A robin sitting on a trap

I love checking the trap lines for DOC, I know I am helping to protect our native birds and I get to spend a day with my dad doing something we both enjoy.

Jamie sitting on rocks by Lake Sylvan.

Jamie sitting on rocks by Lake Sylvan

By Jane Dobson, Wellington-Hawkes Bay Conservancy

Fresh to the Wellington-Hawkes Bay Conservancy, I heard about the Oroua Blue Duck Protection Project in the Ruahines and an inspired volunteer team led by Janet Wilson. Needing to know more I contacted Janet and invited myself along on the January trap line check and rebait.

Oroua volunteers getting ready to head off.

Oroua volunteers with coordinator extraordinaire Janet Wilson: Jen James, Janet, myself, Henry Milne and Thierry Stokkermans

Janet arranged to meet us all at the Oroua River car park with equipment, advice and a refresh on DOC 200 traps. As beacons, maps, eggs and rabbit bait were split between packs, Janet told us about the previous weeks training where a man ‘just blanked’ and let his free hand slip and set off a trap. “That’s never happened before, he was lucky to get away with grazed knuckles. “Have fun and look after each other up there,” Janet looked at me. Apparently matching people with similar fitness levels is one of her many challenges.

Jen the Crossfit trainer, Henry the anaesthetist, and team leader/ mechanical engineer Thierry set off with me in tow. We planned to get to Iron Gate, split into teams to reach the Ngamoku Ridge tops and Triangle Hut, return to Iron Gate, then walk out the river line on Sunday. I reassured myself that I was fitter than I looked – for ‘a lady from the Wellington office.’ They’d been warned.

Olearia colensoi, leatherwood, below the Ngamoko tops

Olearia colensoi, leatherwood, below the Ngamoko tops.

Jen and I headed up the ridge. The thought of an evening swim in the Oroua’s emerald pools propelled us from trap to trap. Before long we had an efficient leapfrog system. The beech trees, lime green crown ferns, glorious leatherwood and tussock covered tops made up for any squeamish moments with the stoat and rat carcasses. I even imagined rabbit ‘jerkey’ could be tempting if you were in a tight spot.

Thierry and Henry walked upriver spotting several trout AND a whio/blue duck perched on top of a DOC 200 trap in the river, with three young ducks nearby. Was this cheeky whio mocking the stoats from its macabre pedestal, or alerting Henry and Thierry to the missing trap.

The girls didn’t see any whio but were rewarded nonetheless with Guiness at dinner (fantastic leadership Thierry) and choice bombs on Sunday. The low river, blue sky and cool and clear  river made for a stunning walk out.

Total count: 13 stoats, 13 rats. 

January 2013, Team Oroua in action.

January 2013, Team Oroua in action

Meanwhile, Janet spent her Sunday checking the self-resetting traps up the Tunupo Stream, a tributary of the Oroua. In May 2012 volunteers helped install 37 of these new A24 traps made by NZ company Good Nature. They were bought with funding from the He Tini Trust and Horizons Regional Council. These traps don’t need to be checked as regularly as DOC 200’s, but need re-gassing every six months or so. A down side is there is no clear pest count – the dead critter tends to breakdown or disappear from under the trap.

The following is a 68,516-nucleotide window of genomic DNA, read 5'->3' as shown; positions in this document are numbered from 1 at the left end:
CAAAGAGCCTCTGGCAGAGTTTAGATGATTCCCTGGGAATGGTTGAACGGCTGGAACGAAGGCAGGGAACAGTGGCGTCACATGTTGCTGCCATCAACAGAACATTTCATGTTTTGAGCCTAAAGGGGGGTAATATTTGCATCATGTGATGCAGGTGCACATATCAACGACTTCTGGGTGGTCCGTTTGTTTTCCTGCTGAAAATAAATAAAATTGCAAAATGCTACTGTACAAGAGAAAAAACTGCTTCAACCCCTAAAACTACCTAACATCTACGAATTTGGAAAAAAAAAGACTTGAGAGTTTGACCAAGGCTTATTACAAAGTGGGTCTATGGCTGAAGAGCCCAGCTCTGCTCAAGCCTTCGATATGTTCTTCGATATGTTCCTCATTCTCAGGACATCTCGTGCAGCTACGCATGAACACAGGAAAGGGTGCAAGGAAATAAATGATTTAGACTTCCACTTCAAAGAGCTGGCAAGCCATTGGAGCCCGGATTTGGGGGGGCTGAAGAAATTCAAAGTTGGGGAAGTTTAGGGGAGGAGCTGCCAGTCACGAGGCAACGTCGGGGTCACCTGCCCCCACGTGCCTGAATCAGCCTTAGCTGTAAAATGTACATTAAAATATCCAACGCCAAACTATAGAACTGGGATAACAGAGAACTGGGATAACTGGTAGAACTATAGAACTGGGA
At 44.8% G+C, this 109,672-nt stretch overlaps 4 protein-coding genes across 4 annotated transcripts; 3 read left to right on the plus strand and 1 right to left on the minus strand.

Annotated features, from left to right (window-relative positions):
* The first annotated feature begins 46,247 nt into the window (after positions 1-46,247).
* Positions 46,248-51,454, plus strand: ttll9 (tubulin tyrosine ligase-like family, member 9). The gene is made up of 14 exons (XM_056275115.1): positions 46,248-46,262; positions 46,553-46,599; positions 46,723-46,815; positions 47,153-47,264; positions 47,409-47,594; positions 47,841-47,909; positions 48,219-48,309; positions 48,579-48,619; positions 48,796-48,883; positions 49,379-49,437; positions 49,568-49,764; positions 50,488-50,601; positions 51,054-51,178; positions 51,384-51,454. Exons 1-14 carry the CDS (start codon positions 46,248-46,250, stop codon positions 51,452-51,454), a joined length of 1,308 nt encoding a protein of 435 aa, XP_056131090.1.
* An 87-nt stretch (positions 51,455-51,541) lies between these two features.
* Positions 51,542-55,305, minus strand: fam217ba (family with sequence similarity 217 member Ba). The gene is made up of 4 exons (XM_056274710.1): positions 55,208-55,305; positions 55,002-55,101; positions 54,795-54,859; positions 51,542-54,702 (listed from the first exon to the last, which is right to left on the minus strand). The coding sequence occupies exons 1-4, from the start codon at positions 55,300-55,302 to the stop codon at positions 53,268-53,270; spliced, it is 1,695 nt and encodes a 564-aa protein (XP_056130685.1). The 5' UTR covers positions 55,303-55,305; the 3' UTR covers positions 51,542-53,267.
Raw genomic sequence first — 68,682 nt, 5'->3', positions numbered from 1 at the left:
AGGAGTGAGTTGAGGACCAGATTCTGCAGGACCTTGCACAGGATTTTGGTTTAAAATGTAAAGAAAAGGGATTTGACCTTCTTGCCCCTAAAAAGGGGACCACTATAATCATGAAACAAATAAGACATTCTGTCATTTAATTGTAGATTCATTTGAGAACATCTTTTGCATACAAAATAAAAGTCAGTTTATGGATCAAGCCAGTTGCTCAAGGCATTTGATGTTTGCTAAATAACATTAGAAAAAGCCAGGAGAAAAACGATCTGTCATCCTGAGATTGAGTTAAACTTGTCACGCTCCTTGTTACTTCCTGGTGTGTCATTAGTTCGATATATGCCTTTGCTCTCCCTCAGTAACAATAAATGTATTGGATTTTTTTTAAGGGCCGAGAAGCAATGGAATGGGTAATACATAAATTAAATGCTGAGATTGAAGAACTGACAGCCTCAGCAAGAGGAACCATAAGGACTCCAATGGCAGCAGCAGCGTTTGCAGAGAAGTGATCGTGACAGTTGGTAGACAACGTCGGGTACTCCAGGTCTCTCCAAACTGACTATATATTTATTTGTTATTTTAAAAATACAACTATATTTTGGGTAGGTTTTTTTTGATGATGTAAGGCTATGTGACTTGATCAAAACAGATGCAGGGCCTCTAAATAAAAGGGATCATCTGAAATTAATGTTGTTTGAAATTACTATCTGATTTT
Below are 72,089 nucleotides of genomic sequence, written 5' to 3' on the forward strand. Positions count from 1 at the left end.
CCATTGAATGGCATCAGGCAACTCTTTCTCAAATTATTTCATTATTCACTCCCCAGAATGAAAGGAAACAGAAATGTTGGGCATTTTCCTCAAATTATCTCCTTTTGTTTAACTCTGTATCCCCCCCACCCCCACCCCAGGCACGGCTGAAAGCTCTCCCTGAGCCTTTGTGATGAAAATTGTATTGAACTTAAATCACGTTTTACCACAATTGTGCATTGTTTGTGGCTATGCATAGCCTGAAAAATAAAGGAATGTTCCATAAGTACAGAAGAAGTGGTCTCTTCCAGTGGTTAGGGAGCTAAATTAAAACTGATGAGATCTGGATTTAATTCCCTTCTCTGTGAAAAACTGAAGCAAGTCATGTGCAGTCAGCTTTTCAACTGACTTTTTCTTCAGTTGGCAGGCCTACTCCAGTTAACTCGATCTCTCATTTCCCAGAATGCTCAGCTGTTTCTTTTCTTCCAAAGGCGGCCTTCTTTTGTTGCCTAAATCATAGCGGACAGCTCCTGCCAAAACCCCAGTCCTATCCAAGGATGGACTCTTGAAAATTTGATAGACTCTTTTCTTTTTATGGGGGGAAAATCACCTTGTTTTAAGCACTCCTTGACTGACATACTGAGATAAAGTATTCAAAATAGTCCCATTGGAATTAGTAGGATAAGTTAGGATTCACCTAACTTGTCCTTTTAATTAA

Jen James baiting for high-altitude stoats.

Jen James baiting for high-altitude stoats

Due to Janet’s nightly phone calls, training trips, constant advocacy and more, the project’s volunteer base is ‘committed and developing.’ Enthusiastic people are needed to prevent the situation the Manawatu Deerstalkers found themselves facing in 2011 with the same few people doing all the work. The coordination takes ‘AGES,’ Janet told me. ‘The Palmerston North tramping club is a great help, Manawatu Deerstalkers still help, the DOC newsletter Keep Tracking On advertises for volunteers. I also put notices in the huts with tear off numbers. We’ve got a committed but developing volunteer base. I’m investing in the training weekends, hoping it will pay off.’

Whio enjoying the view from a washed out trap.

Whio enjoying the view from a washed out trap

Janet won the 2012 Individual Manawatū Rangitīkei area Conservation Award, which recognised her on-going commitment to protecting wildlife through stoat control in the Te Potae o Awarua project, the Manawatu Gorge, and for rescuing the Oroua Blue Duck Protection Project from folding in 2011.

You’re an inspiration Janet Wilson – volunteer coordinator extraordinaire.

Click here to find out how to get involved.

Evidence of an ‘A24’ trap kill up Tunupo Stream.

Evidence of an ‘A24’ trap kill up Tunupo Stream